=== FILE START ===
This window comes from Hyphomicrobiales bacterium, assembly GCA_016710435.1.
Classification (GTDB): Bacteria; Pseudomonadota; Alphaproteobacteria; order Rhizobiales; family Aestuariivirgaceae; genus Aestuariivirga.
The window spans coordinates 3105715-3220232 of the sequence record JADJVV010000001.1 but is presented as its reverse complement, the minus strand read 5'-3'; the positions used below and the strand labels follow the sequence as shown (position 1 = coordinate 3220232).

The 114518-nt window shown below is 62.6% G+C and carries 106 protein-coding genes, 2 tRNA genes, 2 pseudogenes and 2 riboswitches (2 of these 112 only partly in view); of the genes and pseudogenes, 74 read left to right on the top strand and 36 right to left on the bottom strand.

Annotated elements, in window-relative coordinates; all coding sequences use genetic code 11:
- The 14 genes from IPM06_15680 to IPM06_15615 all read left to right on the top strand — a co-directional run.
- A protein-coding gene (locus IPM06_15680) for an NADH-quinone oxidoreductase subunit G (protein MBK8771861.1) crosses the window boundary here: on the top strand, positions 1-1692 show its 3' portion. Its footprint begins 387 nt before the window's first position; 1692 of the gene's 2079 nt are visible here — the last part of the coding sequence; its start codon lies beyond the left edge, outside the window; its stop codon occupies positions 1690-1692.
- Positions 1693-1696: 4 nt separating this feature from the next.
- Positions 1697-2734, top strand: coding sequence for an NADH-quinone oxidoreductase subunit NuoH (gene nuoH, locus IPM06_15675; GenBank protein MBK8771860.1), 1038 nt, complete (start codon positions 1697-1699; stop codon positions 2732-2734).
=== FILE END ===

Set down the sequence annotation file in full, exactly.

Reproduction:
This window comes from Hyphomicrobiales bacterium, assembly GCA_016710435.1.
Classification (GTDB): Bacteria; Pseudomonadota; Alphaproteobacteria; order Rhizobiales; family Aestuariivirgaceae; genus Aestuariivirga.
The window spans coordinates 3105715-3220232 of the sequence record JADJVV010000001.1 but is presented as its reverse complement, the minus strand read 5'-3'; the positions used below and the strand labels follow the sequence as shown (position 1 = coordinate 3220232).

The 114518-nt window shown below is 62.6% G+C and carries 106 protein-coding genes, 2 tRNA genes, 2 pseudogenes and 2 riboswitches (2 of these 112 only partly in view); of the genes and pseudogenes, 74 read left to right on the top strand and 36 right to left on the bottom strand.

Annotated elements, in window-relative coordinates; all coding sequences use genetic code 11:
- The 14 genes from IPM06_15680 to IPM06_15615 all read left to right on the top strand — a co-directional run.
- A protein-coding gene (locus IPM06_15680) for an NADH-quinone oxidoreductase subunit G (protein MBK8771861.1) crosses the window boundary here: on the top strand, positions 1-1692 show its 3' portion. Its footprint begins 387 nt before the window's first position; 1692 of the gene's 2079 nt are visible here — the last part of the coding sequence; its start codon lies beyond the left edge, outside the window; its stop codon occupies positions 1690-1692.
- Positions 1693-1696: 4 nt separating this feature from the next.
- Positions 1697-2734, top strand: coding sequence for an NADH-quinone oxidoreductase subunit NuoH (gene nuoH, locus IPM06_15675; GenBank protein MBK8771860.1), 1038 nt, complete (start codon positions 1697-1699; stop codon positions 2732-2734).